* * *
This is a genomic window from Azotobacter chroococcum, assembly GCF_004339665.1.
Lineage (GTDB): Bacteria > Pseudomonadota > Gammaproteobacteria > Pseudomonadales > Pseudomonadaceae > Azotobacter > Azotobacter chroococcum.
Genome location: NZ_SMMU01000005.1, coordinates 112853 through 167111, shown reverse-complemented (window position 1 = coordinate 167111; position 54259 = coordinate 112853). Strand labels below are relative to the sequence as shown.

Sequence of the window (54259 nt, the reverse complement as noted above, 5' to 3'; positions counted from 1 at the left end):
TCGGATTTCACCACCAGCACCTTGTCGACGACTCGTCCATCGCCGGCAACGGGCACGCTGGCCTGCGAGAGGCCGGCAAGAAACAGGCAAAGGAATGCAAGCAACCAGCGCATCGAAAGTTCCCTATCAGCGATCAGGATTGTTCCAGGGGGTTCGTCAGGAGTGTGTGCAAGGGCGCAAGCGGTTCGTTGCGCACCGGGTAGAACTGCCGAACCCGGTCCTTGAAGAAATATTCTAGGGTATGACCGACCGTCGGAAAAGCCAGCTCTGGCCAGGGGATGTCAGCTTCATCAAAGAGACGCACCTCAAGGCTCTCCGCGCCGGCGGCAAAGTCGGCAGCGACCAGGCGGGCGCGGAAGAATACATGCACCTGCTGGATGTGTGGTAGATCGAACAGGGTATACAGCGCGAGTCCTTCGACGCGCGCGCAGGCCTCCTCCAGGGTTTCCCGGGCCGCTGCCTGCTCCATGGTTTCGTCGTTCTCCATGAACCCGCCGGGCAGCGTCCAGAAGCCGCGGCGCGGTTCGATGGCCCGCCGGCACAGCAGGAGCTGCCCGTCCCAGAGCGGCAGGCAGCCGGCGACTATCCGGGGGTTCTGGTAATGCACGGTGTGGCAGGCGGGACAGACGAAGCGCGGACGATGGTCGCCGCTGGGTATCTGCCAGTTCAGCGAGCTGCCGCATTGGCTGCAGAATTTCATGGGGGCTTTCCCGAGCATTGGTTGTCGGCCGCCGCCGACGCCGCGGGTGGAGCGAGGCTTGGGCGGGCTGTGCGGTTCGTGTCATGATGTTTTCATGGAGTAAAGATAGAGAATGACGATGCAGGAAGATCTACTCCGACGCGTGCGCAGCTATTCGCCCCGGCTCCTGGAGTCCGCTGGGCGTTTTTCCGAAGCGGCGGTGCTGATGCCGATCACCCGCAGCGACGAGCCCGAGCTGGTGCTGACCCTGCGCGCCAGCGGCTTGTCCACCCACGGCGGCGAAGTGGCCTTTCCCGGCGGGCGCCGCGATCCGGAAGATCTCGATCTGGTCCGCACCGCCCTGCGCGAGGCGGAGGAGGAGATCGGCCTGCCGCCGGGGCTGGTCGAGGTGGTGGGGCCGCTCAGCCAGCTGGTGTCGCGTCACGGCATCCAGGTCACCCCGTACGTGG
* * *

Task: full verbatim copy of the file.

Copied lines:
This is a genomic window from Azotobacter chroococcum, assembly GCF_004339665.1.
Lineage (GTDB): Bacteria > Pseudomonadota > Gammaproteobacteria > Pseudomonadales > Pseudomonadaceae > Azotobacter > Azotobacter chroococcum.
Genome location: NZ_SMMU01000005.1, coordinates 112853 through 167111, shown reverse-complemented (window position 1 = coordinate 167111; position 54259 = coordinate 112853). Strand labels below are relative to the sequence as shown.

Sequence of the window (54259 nt, the reverse complement as noted above, 5' to 3'; positions counted from 1 at the left end):
TCGGATTTCACCACCAGCACCTTGTCGACGACTCGTCCATCGCCGGCAACGGGCACGCTGGCCTGCGAGAGGCCGGCAAGAAACAGGCAAAGGAATGCAAGCAACCAGCGCATCGAAAGTTCCCTATCAGCGATCAGGATTGTTCCAGGGGGTTCGTCAGGAGTGTGTGCAAGGGCGCAAGCGGTTCGTTGCGCACCGGGTAGAACTGCCGAACCCGGTCCTTGAAGAAATATTCTAGGGTATGACCGACCGTCGGAAAAGCCAGCTCTGGCCAGGGGATGTCAGCTTCATCAAAGAGACGCACCTCAAGGCTCTCCGCGCCGGCGGCAAAGTCGGCAGCGACCAGGCGGGCGCGGAAGAATACATGCACCTGCTGGATGTGTGGTAGATCGAACAGGGTATACAGCGCGAGTCCTTCGACGCGCGCGCAGGCCTCCTCCAGGGTTTCCCGGGCCGCTGCCTGCTCCATGGTTTCGTCGTTCTCCATGAACCCGCCGGGCAGCGTCCAGAAGCCGCGGCGCGGTTCGATGGCCCGCCGGCACAGCAGGAGCTGCCCGTCCCAGAGCGGCAGGCAGCCGGCGACTATCCGGGGGTTCTGGTAATGCACGGTGTGGCAGGCGGGACAGACGAAGCGCGGACGATGGTCGCCGCTGGGTATCTGCCAGTTCAGCGAGCTGCCGCATTGGCTGCAGAATTTCATGGGGGCTTTCCCGAGCATTGGTTGTCGGCCGCCGCCGACGCCGCGGGTGGAGCGAGGCTTGGGCGGGCTGTGCGGTTCGTGTCATGATGTTTTCATGGAGTAAAGATAGAGAATGACGATGCAGGAAGATCTACTCCGACGCGTGCGCAGCTATTCGCCCCGGCTCCTGGAGTCCGCTGGGCGTTTTTCCGAAGCGGCGGTGCTGATGCCGATCACCCGCAGCGACGAGCCCGAGCTGGTGCTGACCCTGCGCGCCAGCGGCTTGTCCACCCACGGCGGCGAAGTGGCCTTTCCCGGCGGGCGCCGCGATCCGGAAGATCTCGATCTGGTCCGCACCGCCCTGCGCGAGGCGGAGGAGGAGATCGGCCTGCCGCCGGGGCTGGTCGAGGTGGTGGGGCCGCTCAGCCAGCTGGTGTCGCGTCACGGCATCCAGGTCACCCCGTACGTGG